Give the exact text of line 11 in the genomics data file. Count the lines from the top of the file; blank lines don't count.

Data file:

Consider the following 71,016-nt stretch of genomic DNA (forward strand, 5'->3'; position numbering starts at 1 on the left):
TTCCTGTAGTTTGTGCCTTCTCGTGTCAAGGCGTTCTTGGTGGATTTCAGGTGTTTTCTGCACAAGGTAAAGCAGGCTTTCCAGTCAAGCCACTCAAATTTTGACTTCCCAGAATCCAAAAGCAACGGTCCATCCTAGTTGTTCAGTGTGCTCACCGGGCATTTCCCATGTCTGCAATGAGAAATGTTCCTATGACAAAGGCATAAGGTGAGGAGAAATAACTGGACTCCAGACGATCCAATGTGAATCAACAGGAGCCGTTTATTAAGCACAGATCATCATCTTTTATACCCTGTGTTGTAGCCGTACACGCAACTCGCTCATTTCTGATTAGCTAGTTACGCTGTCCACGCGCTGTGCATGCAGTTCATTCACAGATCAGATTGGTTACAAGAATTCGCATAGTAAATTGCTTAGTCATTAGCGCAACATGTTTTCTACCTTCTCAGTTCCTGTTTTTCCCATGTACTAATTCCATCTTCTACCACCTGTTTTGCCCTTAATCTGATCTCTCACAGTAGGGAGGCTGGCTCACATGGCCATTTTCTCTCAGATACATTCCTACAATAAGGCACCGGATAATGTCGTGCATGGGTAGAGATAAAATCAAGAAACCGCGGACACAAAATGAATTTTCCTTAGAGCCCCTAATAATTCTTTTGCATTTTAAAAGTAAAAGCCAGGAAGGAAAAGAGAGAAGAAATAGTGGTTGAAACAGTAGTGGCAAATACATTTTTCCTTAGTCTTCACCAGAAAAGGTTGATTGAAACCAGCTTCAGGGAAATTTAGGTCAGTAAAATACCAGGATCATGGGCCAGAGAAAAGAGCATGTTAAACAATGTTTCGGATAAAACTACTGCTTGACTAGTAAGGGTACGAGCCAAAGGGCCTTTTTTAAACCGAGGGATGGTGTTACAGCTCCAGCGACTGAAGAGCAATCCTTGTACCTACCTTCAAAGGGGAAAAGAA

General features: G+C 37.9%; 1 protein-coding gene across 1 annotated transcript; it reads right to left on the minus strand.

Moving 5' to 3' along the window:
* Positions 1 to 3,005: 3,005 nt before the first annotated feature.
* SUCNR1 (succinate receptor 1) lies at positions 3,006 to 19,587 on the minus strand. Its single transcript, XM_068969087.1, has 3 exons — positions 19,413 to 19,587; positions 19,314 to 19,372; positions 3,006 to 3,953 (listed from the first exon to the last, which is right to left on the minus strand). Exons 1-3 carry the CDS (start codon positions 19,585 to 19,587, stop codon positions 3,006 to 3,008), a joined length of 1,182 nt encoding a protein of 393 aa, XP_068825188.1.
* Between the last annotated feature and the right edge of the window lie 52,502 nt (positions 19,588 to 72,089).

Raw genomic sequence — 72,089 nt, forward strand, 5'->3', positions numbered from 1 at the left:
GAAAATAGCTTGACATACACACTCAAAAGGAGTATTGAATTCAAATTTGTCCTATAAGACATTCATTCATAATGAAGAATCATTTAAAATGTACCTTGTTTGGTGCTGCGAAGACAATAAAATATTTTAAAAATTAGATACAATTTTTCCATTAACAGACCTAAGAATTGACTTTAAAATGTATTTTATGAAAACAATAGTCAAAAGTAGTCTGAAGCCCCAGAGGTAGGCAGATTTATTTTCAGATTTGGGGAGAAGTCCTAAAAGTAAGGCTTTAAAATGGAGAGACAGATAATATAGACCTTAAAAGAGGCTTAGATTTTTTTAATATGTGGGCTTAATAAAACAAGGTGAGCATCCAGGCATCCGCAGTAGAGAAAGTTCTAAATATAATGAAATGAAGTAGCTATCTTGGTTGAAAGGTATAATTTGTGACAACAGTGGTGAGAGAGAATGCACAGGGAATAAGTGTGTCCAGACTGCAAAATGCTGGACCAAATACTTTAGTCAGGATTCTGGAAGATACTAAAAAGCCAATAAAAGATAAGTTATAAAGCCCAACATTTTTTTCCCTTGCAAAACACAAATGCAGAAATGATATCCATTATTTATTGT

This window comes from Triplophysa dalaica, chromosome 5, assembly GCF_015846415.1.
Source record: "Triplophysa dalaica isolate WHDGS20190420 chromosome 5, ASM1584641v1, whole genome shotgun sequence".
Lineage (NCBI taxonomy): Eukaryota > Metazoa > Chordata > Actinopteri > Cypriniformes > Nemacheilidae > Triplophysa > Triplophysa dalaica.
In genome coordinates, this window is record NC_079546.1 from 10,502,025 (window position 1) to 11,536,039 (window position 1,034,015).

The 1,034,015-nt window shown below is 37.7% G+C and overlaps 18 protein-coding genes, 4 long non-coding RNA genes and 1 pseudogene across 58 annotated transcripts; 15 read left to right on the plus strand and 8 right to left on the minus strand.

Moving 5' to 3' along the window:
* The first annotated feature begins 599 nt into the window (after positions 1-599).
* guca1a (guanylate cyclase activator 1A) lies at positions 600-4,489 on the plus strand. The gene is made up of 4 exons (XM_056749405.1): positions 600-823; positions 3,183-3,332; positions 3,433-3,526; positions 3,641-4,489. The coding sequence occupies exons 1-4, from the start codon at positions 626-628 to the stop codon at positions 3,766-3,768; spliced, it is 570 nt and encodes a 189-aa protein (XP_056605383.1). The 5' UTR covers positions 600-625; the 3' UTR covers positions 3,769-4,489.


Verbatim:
Source record: "Triplophysa dalaica isolate WHDGS20190420 chromosome 5, ASM1584641v1, whole genome shotgun sequence".